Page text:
CHICAGO | United Center ( – Wyclef Jean approached the rostrum to a standing ovation but not to make an awards speech or because he wowed the audience with any of the Hip-Hop, R&B, or Reggae songs that helped to make him a multi-platinum artist.

Wyclef Jean Photo: Andrea Muhammad

Instead, the Haitian native spoke to Muslims and guests who gathered for the conclusion of the Nation of Islam’s annual Saviours’ Day convention about the plight of victims of the January earthquake in Haiti.

The audience fell silent as the talented musician began describing the circumstances of his birth in a small village in Haiti. A rude nurse told his screaming mother, ‘Shut your mouth. I ain’t send you to go get pregnant.’ … So who is to say it is not for a time like this that I was called for?” Mr. Jean asked.


He compared the suffering of Haitians, especially since the quake, to Americans who take their lives and their possessions for granted.

His message was brief, but poignant. When he reached the land of opportunity, waiting for diamonds to fall from the sky, the man who was born in a hut with no electricity, and who took a donkey to school, arrived at the Marlboro Projects in Brooklyn, feeling like he was rich.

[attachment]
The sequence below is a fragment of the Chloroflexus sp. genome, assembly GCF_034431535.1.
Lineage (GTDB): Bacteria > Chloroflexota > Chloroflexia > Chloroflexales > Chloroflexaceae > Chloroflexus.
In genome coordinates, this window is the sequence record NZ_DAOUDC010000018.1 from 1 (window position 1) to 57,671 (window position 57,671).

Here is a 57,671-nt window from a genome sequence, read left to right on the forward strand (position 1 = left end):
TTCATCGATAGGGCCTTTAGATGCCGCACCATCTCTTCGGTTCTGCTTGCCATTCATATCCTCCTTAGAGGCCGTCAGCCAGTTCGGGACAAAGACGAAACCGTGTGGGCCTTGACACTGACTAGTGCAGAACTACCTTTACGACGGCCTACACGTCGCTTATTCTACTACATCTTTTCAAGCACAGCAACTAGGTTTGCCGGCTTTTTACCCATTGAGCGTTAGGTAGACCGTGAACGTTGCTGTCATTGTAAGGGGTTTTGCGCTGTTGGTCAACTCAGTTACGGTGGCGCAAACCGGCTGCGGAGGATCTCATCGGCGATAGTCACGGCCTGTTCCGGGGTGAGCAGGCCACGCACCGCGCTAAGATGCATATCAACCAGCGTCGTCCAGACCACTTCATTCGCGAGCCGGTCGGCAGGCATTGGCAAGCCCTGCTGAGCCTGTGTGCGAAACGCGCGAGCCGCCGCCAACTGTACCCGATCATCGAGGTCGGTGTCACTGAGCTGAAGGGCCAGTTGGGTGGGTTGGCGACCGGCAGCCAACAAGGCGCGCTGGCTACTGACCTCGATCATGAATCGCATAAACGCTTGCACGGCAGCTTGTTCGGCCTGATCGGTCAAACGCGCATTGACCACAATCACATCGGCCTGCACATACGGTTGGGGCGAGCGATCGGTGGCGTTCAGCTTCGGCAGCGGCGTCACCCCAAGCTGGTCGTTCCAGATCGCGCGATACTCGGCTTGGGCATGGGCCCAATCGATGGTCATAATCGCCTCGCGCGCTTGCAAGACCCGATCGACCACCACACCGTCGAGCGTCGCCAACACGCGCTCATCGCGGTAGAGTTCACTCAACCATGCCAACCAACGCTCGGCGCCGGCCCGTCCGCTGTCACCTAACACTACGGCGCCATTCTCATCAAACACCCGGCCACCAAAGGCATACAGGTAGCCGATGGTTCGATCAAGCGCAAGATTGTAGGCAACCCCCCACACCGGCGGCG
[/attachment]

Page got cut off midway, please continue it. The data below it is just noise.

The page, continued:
“Sometimes you don’t know how bad you have it until you meet the man that had it worse than you,” he said.

His travel down memory lane took the thousands that listened live in the United Center to a time when people demanded that if anyone stepped on their new sneakers, they would clean them with a toothbrush carried in their pockets. He also remembered when there was a body found on the roof of the projects every month.

“I’m that kid that’s on that poster board when you see them NGO’s (non-governmental organizations) talk about ‘Help Haiti Now’ and you see some naked kid running through the rain. I’m that kid,” he said.

Just to get to Haiti after the earthquake, he had to make an emergency landing with a renegade pilot, because he couldn’t land at the Port-Au-Prince airport. Once there he saw thousands of dead bodies in the streets. Many people were missing limbs.

Mr. Jean brought eight dead bodies to the cemetery where he said there was a man hustling mourners, trying to be paid for putting multiple bodies in a single grave. When Mr. Jean left to collect more dead bodies, a 22-year-old with his Yele Haiti foundation, who was left to ensure bodies were buried properly, was fatally shot twice in the chest for carrying out the order.

“He didn’t get a proper burial, but he made sure those people got a proper burial. This is what the spirit of the Haitian people is about,” Mr. Jean said.

Haiti is now the poorest in the Western Hemisphere but it once enjoyed great wealth from its sugar cane, coffee and other exports, until it was forced by an embargo to pay reparations to the French after breaking free of their rule to become the first Black Republic in 1804, he said.

“If you cripple my economy, it’s only right that you help me rebuild my economy! Thank you to the Honorable Minister Louis Farrakhan and as my father looks at me from the skies in the heavens, I could hear his voice saying, who is to say it is not in a time like this that I am called for?”